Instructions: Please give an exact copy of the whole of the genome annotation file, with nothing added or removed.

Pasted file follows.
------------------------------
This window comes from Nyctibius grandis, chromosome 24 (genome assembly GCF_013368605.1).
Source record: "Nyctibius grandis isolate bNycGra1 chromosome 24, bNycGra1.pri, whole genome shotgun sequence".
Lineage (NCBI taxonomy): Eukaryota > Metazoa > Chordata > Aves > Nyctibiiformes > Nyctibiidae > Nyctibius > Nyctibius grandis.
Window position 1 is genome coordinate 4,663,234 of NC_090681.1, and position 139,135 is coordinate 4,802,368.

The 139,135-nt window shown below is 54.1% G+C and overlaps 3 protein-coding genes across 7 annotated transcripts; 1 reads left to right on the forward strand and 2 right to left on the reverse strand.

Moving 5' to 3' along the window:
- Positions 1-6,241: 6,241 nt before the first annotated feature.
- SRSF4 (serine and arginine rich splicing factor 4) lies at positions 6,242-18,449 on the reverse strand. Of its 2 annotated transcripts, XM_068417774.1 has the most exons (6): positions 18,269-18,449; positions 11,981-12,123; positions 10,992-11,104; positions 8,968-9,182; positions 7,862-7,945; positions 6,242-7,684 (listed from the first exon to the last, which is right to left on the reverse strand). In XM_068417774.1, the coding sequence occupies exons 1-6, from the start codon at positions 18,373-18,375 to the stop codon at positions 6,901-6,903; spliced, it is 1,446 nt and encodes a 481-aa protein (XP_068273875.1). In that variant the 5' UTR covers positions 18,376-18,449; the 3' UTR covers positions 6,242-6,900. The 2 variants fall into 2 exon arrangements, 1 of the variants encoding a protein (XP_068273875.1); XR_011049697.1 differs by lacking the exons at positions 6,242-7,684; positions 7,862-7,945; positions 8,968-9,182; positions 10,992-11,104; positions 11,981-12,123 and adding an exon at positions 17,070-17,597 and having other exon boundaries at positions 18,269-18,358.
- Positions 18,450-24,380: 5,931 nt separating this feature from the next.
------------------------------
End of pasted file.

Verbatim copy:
This window comes from Nyctibius grandis, chromosome 24 (genome assembly GCF_013368605.1).
Source record: "Nyctibius grandis isolate bNycGra1 chromosome 24, bNycGra1.pri, whole genome shotgun sequence".
Lineage (NCBI taxonomy): Eukaryota > Metazoa > Chordata > Aves > Nyctibiiformes > Nyctibiidae > Nyctibius > Nyctibius grandis.
Window position 1 is genome coordinate 4,663,234 of NC_090681.1, and position 139,135 is coordinate 4,802,368.

The 139,135-nt window shown below is 54.1% G+C and overlaps 3 protein-coding genes across 7 annotated transcripts; 1 reads left to right on the forward strand and 2 right to left on the reverse strand.

Moving 5' to 3' along the window:
- Positions 1-6,241: 6,241 nt before the first annotated feature.
- SRSF4 (serine and arginine rich splicing factor 4) lies at positions 6,242-18,449 on the reverse strand. Of its 2 annotated transcripts, XM_068417774.1 has the most exons (6): positions 18,269-18,449; positions 11,981-12,123; positions 10,992-11,104; positions 8,968-9,182; positions 7,862-7,945; positions 6,242-7,684 (listed from the first exon to the last, which is right to left on the reverse strand). In XM_068417774.1, the coding sequence occupies exons 1-6, from the start codon at positions 18,373-18,375 to the stop codon at positions 6,901-6,903; spliced, it is 1,446 nt and encodes a 481-aa protein (XP_068273875.1). In that variant the 5' UTR covers positions 18,376-18,449; the 3' UTR covers positions 6,242-6,900. The 2 variants fall into 2 exon arrangements, 1 of the variants encoding a protein (XP_068273875.1); XR_011049697.1 differs by lacking the exons at positions 6,242-7,684; positions 7,862-7,945; positions 8,968-9,182; positions 10,992-11,104; positions 11,981-12,123 and adding an exon at positions 17,070-17,597 and having other exon boundaries at positions 18,269-18,358.
- Positions 18,450-24,380: 5,931 nt separating this feature from the next.